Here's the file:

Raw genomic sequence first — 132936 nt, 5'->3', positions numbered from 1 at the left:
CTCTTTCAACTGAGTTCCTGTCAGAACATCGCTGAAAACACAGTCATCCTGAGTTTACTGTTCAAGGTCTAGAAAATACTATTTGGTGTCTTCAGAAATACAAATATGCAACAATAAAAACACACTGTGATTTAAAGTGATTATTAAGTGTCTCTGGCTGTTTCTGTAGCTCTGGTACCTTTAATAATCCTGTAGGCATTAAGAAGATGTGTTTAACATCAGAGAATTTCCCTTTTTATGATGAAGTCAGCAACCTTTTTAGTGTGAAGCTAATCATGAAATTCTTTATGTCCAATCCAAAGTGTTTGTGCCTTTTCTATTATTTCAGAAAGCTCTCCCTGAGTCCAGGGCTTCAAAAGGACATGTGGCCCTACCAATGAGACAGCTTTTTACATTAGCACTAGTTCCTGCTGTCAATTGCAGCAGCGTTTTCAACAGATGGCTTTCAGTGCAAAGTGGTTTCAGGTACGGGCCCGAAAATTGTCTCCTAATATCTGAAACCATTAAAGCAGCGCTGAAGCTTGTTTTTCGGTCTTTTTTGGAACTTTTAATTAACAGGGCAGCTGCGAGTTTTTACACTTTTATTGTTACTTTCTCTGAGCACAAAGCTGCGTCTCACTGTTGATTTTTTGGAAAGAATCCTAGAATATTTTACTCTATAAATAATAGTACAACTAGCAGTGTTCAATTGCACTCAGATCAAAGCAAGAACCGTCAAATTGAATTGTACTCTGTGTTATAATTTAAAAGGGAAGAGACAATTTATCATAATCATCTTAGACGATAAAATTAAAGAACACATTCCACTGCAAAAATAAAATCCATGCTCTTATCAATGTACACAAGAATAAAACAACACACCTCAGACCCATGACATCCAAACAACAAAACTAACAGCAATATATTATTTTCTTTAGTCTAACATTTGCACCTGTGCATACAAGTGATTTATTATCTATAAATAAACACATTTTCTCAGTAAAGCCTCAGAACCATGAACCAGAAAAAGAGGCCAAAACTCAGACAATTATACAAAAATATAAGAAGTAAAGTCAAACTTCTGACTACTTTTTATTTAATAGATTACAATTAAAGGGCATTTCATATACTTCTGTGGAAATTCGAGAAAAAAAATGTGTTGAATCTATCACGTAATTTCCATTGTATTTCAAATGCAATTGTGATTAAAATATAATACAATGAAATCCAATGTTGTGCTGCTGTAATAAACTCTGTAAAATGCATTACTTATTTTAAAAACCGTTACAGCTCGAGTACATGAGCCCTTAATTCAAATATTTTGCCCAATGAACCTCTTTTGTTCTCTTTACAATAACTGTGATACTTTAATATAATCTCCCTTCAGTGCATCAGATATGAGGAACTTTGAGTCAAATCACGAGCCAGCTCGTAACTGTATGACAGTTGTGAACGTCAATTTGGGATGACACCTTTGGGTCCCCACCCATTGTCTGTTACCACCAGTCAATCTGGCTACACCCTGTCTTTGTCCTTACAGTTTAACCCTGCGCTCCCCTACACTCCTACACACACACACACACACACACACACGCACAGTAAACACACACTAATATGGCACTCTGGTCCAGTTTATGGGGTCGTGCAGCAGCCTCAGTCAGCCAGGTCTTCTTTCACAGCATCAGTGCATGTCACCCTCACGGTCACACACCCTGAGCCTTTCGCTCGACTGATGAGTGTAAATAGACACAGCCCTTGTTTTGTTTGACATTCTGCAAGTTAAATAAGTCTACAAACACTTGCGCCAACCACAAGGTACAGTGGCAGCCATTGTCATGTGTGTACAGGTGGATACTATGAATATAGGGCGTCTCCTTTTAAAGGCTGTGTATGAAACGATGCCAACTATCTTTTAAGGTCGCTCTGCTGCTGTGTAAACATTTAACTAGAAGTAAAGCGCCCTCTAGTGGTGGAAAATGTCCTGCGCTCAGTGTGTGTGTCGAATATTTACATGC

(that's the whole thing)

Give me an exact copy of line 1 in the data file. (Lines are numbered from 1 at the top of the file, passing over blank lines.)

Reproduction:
Raw genomic sequence first — 132936 nt, 5'->3', positions numbered from 1 at the left: